Academic journal article Boston University Law Review

Is It the End of Men, or Are Men Still in Power? Yes!

Academic journal article Boston University Law Review

Is It the End of Men, or Are Men Still in Power? Yes!

Article excerpt

Introduction

You would have to have been napping - as those legions of stay-at-home dads are said to do - to have missed the hoopla over Hanna Rosin's cover story in the Atlantic1 and the big news about her book.2 Well done! But I think the book has also been alarmingly misread. Rosin has been called both a radical feminist for celebrating men's demise, and an anti-feminist for suggesting that women have already won and that discrimination is a thing of the past. I think some of this misreading is deliberate - people read with agendas, after all. And I think some part of it has to do with the way Rosin and her marketers have framed the book. After all, the central thesis of the book is contained not in the big, bold headline, "The End of Men" but in the smaller print subtitle, "And the Rise of Women."

I believe that the subtitle of her work is entirely right and that the title is just as surely wrong. I will explain in a moment. But first, a story.

I have been teaching gender-studies courses at large public universities for twenty-five years. Being a sociologist and teaching large classes of 300 to 450 students, I often do little surveys in class. When I started twenty-five years ago, I asked my female students what they thought it meant to be a woman. The typical responses I might receive would be "be nice, pretty, smile, cooperate." When I would ask men what they thought it meant to be a man twenty-five years ago, they would say, "John Wayne."

When I ask my students now, the women say, "Huh? What does it mean to be a woman? I don't know. I can be anything I want. I can be an astronaut, a surgeon, Mia Hamm, or Lady Gaga." When I ask the men, I get "Ah-nuld."

Okay, so maybe not Arnold. Maybe some other cardboard cut-out action figure. The women believe that the feminist revolution is over. And they won. They believe they can have it all, they can do anything they want, sleep with anyone they want, pursue any dream they want. And the men are still locked into the same ideology of masculinity that defined my era, that defined my father's era.

In a sense, this is what Hanna Rosin is writing about. This is the dramatic change in women's lives over the past half century. The question is what has been the impact on men of these enormous changes in women's lives?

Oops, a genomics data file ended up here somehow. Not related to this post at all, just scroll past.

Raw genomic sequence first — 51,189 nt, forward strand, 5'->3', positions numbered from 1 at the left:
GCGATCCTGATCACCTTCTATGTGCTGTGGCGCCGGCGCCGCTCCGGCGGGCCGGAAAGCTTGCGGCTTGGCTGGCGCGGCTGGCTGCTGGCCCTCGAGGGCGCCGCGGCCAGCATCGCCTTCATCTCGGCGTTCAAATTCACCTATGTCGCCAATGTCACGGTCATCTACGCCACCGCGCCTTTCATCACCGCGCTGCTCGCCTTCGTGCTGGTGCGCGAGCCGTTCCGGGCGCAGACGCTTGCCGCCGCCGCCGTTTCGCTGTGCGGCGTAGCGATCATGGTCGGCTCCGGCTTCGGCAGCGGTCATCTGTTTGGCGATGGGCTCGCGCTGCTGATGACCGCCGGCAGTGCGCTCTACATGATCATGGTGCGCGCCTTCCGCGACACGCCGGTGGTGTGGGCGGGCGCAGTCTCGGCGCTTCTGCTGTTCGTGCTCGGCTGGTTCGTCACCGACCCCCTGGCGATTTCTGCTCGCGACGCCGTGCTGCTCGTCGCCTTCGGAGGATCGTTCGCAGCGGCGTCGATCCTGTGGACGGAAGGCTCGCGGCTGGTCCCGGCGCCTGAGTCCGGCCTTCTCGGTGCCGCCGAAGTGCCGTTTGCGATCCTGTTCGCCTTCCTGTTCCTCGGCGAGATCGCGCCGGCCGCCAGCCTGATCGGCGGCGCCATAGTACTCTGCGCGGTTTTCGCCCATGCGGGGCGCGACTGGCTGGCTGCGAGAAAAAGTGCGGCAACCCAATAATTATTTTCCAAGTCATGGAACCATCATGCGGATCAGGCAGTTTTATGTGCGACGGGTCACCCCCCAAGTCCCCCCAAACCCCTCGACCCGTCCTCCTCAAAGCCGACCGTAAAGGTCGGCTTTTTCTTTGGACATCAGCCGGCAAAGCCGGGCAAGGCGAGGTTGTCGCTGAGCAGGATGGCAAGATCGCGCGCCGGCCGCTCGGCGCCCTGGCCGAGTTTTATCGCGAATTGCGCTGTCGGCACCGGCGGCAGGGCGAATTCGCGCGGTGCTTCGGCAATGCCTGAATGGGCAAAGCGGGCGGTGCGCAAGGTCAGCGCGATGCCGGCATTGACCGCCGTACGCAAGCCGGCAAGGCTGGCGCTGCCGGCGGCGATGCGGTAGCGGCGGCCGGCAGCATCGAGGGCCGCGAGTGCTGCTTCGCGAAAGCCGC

I. Assumptions: Is Gender a Zero-Sum Game?

In exploring the impact these changes have had on men, I want to tease out some assumptions in Rosin's argument. Then I want to point to a couple of areas in which I think a different framing might lead to a more accurate understanding of the state of American masculinity.

One assumption in Rosin's argument is causal: the relationship of title to subtitle makes it appear that men ended first, and women have risen to take their place. Surely this is not the proper sequence. If men are ending, it is attendant upon, and a consequence of, the rise of women. They are women, we hear them roar, and we shrivel right up.

The second assumption is logical. Rosin's title and subtitle - indeed, the entire book until its conclusion - assume that gender is a zero-sum game: one rises while the other falls and neither can rise together nor fall together. Even if Rosin does not share the interplanetary theory of gender, that women are from Venus and men are from Mars, she does believe that there is a battle of the sexes and that at present, as one of her male informants puts it, "our team is losing."3

This is what we might call the "either/or" assumption. Either women are winning or losing, and, conversely, either men are winning or losing. Either things are getting better or they are getting worse. Either we are all bowling alone or we are connecting with everyone we have ever met in a virtual friending frenzy. Either hooking up is his wet dream (and her nightmare) or her sexual empowerment at his expense. We sociologists see things differently. We see things as "both/and." Both statements are true. …

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